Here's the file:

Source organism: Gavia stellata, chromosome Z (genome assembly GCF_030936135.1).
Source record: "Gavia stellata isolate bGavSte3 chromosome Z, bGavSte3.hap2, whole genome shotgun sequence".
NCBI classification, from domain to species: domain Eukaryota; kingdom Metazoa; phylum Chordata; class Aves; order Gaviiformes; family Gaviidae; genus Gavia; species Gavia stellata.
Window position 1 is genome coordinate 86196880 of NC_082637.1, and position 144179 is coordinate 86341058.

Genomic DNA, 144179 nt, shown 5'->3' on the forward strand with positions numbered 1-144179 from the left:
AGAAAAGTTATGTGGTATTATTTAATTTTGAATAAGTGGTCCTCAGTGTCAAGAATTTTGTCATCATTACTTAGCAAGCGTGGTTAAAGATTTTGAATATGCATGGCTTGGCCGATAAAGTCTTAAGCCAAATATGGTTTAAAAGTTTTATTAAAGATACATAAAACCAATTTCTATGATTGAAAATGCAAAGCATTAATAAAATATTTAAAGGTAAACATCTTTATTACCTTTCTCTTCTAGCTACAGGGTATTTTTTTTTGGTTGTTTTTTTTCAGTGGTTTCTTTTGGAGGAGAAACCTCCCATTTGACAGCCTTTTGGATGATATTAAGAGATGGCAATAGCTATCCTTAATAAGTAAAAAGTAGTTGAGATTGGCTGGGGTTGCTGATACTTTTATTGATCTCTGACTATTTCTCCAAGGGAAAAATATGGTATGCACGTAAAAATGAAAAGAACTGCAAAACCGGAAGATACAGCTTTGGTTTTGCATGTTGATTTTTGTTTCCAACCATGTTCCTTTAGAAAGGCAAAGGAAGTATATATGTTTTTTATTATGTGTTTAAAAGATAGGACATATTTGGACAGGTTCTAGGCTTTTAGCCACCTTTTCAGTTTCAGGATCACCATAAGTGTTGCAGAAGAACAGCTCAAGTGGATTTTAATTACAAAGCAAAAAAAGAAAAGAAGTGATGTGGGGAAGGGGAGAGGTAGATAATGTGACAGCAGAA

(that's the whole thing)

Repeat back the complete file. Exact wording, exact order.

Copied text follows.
Source organism: Gavia stellata, chromosome Z (genome assembly GCF_030936135.1).
Source record: "Gavia stellata isolate bGavSte3 chromosome Z, bGavSte3.hap2, whole genome shotgun sequence".
NCBI classification, from domain to species: domain Eukaryota; kingdom Metazoa; phylum Chordata; class Aves; order Gaviiformes; family Gaviidae; genus Gavia; species Gavia stellata.
Window position 1 is genome coordinate 86196880 of NC_082637.1, and position 144179 is coordinate 86341058.

Genomic DNA, 144179 nt, shown 5'->3' on the forward strand with positions numbered 1-144179 from the left:
AGAAAAGTTATGTGGTATTATTTAATTTTGAATAAGTGGTCCTCAGTGTCAAGAATTTTGTCATCATTACTTAGCAAGCGTGGTTAAAGATTTTGAATATGCATGGCTTGGCCGATAAAGTCTTAAGCCAAATATGGTTTAAAAGTTTTATTAAAGATACATAAAACCAATTTCTATGATTGAAAATGCAAAGCATTAATAAAATATTTAAAGGTAAACATCTTTATTACCTTTCTCTTCTAGCTACAGGGTATTTTTTTTTGGTTGTTTTTTTTCAGTGGTTTCTTTTGGAGGAGAAACCTCCCATTTGACAGCCTTTTGGATGATATTAAGAGATGGCAATAGCTATCCTTAATAAGTAAAAAGTAGTTGAGATTGGCTGGGGTTGCTGATACTTTTATTGATCTCTGACTATTTCTCCAAGGGAAAAATATGGTATGCACGTAAAAATGAAAAGAACTGCAAAACCGGAAGATACAGCTTTGGTTTTGCATGTTGATTTTTGTTTCCAACCATGTTCCTTTAGAAAGGCAAAGGAAGTATATATGTTTTTTATTATGTGTTTAAAAGATAGGACATATTTGGACAGGTTCTAGGCTTTTAGCCACCTTTTCAGTTTCAGGATCACCATAAGTGTTGCAGAAGAACAGCTCAAGTGGATTTTAATTACAAAGCAAAAAAAGAAAAGAAGTGATGTGGGGAAGGGGAGAGGTAGATAATGTGACAGCAGAA